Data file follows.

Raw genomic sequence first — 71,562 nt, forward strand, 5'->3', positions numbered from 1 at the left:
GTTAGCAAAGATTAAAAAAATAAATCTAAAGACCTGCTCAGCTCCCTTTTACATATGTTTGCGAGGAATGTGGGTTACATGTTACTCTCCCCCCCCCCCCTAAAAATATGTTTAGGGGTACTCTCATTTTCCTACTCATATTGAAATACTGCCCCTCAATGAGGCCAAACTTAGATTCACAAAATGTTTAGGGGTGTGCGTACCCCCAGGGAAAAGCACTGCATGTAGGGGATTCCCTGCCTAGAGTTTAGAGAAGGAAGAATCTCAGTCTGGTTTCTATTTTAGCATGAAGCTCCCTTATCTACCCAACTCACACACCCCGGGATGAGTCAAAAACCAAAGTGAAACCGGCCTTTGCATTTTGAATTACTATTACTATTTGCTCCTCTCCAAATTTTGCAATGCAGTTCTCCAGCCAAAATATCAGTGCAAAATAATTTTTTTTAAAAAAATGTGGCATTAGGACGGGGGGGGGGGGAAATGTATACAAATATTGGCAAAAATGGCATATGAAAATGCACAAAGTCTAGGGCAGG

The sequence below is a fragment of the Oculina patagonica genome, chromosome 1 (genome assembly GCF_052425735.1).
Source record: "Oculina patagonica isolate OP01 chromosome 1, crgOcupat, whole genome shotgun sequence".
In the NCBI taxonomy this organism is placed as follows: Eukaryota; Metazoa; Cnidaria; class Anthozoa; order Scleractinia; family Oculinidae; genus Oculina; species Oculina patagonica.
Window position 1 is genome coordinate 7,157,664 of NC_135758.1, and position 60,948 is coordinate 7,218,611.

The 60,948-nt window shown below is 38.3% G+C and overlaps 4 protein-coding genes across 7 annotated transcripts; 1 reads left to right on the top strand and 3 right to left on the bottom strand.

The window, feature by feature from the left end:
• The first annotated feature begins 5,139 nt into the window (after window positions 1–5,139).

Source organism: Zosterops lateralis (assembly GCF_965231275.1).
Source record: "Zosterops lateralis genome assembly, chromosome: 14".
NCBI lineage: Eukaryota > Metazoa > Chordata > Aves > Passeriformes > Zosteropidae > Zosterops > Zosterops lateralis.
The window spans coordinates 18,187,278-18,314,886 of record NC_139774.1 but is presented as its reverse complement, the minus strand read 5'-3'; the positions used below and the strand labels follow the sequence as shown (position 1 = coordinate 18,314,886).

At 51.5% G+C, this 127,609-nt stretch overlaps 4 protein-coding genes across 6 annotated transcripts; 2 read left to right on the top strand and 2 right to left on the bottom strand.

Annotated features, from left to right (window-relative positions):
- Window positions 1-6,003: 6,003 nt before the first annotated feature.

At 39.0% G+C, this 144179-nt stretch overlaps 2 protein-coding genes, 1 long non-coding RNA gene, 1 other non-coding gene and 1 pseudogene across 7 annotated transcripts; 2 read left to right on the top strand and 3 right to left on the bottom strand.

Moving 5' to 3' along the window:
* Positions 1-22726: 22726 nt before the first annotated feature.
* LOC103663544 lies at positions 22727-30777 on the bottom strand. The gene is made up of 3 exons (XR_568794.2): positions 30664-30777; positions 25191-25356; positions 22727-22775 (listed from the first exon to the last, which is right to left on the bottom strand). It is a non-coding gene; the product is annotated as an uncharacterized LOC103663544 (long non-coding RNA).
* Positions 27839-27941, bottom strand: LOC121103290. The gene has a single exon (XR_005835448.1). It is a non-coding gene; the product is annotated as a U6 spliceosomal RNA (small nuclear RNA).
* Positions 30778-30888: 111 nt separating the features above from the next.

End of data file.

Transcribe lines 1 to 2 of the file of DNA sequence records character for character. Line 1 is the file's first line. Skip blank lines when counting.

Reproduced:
Raw genomic sequence first — 71,562 nt, forward strand, 5'->3', positions numbered from 1 at the left:
GTTAGCAAAGATTAAAAAAATAAATCTAAAGACCTGCTCAGCTCCCTTTTACATATGTTTGCGAGGAATGTGGGTTACATGTTACTCTCCCCCCCCCCCCTAAAAATATGTTTAGGGGTACTCTCATTTTCCTACTCATATTGAAATACTGCCCCTCAATGAGGCCAAACTTAGATTCACAAAATGTTTAGGGGTGTGCGTACCCCCAGGGAAAAGCACTGCATGTAGGGGATTCCCTGCCTAGAGTTTAGAGAAGGAAGAATCTCAGTCTGGTTTCTATTTTAGCATGAAGCTCCCTTATCTACCCAACTCACACACCCCGGGATGAGTCAAAAACCAAAGTGAAACCGGCCTTTGCATTTTGAATTACTATTACTATTTGCTCCTCTCCAAATTTTGCAATGCAGTTCTCCAGCCAAAATATCAGTGCAAAATAATTTTTTTTAAAAAAATGTGGCATTAGGACGGGGGGGGGGGGAAATGTATACAAATATTGGCAAAAATGGCATATGAAAATGCACAAAGTCTAGGGCAGG